Looking for a Halloween Haunt? Look No Further than Cybercrime.
Okay, so no, we don’t expect you to sit your kids down at a computer and explain the dangers of ransomware instead of visiting a haunted house. But it’s important to understand that people dressed as chainsaw-wielding villains don’t hold a candle to the very real threat of different cybercrimes.
The wide variety of ways a criminal can target you online is staggering, and each contains its own consequences and results. Scams, fraud, identity theft, and hacking are just a few of the dangers, so it’s important to understand what they are, how they happen, and what to do to minimize your risk.
1. Internet of Things
If you’re one of the many consumers who enjoy connected devices, you’re not alone. But you’re also not alone in potentially leaving the door wide open for a hacker to sneak in through your device and use that wifi connection to infiltrate your computer. The reality of unsecured wifi routers means hackers can take over your seemingly harmless devices, track your activity, know when you’re home and not home, and more.
2. Ransomware Attacks
Given the high numbers of ransomware attacks, it can certainly feel like it’s a matter of when not if. Imagine opening your computer or device to find a screen that says you have only hours to pay a high ransom in order to unlock your machine and retrieve all of your files, from your photographs to your tax documents. Even worse, imagine lying on an operating table and the surgeon announces that their hospital network has been locked up, and all of the patients’ records—yes, including yours—have been shared on the internet.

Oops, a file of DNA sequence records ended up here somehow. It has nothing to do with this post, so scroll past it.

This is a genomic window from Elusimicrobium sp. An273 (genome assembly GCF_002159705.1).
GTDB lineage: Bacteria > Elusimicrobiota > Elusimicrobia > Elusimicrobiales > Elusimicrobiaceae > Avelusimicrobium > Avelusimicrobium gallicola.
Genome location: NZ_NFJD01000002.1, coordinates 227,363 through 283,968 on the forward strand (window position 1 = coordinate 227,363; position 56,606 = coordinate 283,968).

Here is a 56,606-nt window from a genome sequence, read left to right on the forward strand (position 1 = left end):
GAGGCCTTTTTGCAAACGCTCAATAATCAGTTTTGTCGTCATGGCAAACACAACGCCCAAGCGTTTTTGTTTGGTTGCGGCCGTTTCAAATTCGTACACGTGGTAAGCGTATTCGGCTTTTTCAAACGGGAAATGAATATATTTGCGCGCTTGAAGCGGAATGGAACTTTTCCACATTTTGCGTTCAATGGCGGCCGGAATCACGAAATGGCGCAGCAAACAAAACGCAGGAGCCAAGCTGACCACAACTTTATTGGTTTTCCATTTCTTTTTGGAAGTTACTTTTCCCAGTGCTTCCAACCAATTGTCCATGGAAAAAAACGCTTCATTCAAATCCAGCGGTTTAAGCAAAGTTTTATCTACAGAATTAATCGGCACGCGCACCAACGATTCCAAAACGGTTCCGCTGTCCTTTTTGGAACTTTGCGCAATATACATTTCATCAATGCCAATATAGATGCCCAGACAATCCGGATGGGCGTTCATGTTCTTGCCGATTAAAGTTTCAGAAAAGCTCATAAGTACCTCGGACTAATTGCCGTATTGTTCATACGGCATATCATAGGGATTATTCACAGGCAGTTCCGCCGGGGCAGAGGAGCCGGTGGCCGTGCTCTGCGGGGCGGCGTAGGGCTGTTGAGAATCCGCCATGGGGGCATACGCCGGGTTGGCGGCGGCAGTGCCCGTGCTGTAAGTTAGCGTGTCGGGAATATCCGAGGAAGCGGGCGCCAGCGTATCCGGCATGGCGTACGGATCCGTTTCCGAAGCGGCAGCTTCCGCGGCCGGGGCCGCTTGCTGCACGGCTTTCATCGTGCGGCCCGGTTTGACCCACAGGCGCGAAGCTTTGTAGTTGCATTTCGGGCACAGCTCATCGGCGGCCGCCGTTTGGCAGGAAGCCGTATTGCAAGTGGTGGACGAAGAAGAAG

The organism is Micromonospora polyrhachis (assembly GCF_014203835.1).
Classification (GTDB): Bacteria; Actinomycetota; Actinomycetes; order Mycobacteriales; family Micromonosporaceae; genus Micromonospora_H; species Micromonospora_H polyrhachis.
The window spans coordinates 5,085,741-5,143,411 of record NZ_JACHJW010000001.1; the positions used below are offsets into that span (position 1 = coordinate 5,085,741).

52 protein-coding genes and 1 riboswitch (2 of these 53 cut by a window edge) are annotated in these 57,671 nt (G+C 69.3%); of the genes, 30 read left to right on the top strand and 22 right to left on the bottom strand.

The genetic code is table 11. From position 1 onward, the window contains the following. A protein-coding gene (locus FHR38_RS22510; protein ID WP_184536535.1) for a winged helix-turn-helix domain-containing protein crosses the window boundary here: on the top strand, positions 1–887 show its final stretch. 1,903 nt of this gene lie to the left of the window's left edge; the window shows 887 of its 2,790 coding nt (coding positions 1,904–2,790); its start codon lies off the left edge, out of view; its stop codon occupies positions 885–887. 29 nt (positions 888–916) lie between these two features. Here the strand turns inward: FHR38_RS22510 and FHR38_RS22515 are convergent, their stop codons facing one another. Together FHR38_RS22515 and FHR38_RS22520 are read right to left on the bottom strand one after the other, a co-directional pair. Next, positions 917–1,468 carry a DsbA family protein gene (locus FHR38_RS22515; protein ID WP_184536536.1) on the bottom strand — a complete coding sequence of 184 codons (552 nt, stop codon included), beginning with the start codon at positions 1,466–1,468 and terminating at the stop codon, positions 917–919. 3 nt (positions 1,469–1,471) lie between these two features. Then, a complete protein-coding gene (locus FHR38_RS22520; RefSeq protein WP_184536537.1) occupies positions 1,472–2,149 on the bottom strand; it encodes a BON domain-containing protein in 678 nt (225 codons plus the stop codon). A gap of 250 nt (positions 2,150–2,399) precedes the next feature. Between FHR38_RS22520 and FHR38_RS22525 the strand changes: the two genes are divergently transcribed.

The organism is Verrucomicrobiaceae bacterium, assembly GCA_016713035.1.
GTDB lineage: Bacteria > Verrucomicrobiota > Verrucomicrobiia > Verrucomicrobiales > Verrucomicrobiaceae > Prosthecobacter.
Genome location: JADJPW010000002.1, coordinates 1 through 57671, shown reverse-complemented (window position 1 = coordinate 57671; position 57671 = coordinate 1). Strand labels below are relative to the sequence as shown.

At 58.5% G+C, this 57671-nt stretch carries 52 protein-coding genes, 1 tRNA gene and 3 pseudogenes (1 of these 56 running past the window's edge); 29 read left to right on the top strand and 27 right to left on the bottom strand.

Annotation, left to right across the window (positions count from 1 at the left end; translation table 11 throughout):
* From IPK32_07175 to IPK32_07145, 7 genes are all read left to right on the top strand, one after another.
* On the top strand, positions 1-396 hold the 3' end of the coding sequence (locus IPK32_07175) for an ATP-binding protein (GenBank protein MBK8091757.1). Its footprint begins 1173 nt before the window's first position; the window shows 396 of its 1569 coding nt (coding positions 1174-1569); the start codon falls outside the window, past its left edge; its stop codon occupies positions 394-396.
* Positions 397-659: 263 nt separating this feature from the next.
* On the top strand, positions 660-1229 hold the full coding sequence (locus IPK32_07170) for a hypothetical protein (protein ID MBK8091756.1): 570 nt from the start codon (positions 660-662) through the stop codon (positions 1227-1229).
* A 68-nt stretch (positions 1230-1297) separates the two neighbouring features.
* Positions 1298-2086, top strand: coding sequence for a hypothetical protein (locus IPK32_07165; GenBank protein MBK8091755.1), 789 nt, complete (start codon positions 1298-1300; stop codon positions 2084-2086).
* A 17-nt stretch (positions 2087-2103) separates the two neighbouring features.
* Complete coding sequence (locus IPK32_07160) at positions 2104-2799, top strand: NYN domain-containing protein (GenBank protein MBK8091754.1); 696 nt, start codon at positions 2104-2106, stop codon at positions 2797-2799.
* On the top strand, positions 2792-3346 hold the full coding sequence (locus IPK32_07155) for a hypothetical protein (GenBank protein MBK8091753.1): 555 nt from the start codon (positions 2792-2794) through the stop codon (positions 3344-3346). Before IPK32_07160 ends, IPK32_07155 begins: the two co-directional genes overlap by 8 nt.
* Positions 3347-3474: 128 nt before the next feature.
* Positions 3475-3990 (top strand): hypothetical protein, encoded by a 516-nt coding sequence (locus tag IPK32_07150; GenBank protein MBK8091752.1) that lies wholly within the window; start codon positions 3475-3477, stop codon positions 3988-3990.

3. Identity Theft
Do you want a real scare this Halloween? Come home to a mailbox filled with bills for cars you didn’t purchase, credit cards you didn’t open, and a bank statement that shows your account balance is zero. Oh, and don’t forget the police summons for disability benefits fraud and unemployment fraud since someone was receiving those things in your name…good luck proving it, too.
All of the other things are bad, to be sure, but they don’t hold a candle to the fear of a loved one being targeted by someone online. Whether it’s a faceless case of international sextortion, a group of local kids tormenting your teen on social media, or any other possibility, the reality is that there’s a significant correlation between cyberbullying and suicide rates, especially in young people.
You’re probably thinking, “That’s not the kind of scare I was looking for!” but the truth is, it’s also not just a Halloween incident. Cybercrime is a year-round, 24/7 danger, one that can haunt you for years to come if you become a victim.
In order to know the risk, you have to first know how the crime manifests. By signing up for alerts from groups like the Identity Theft Resource Center, fraud alerts from the major credit reporting agencies, and even transaction alerts from your bank, you can arm yourself with knowledge and up-to-date facts and data about your personal identifiable information. It’s the best way to help make sure the only scary thing happening this Halloween is how much candy you might eat before the trick-or-treaters arrive!
If you think you may be a victim of identity theft, contact the Identity Theft Resource Center for toll-free, no-cost assistance at (888) 400-5530. Find more information about current scams and alerts here.
Read more: Identity Theft Is No “Trick”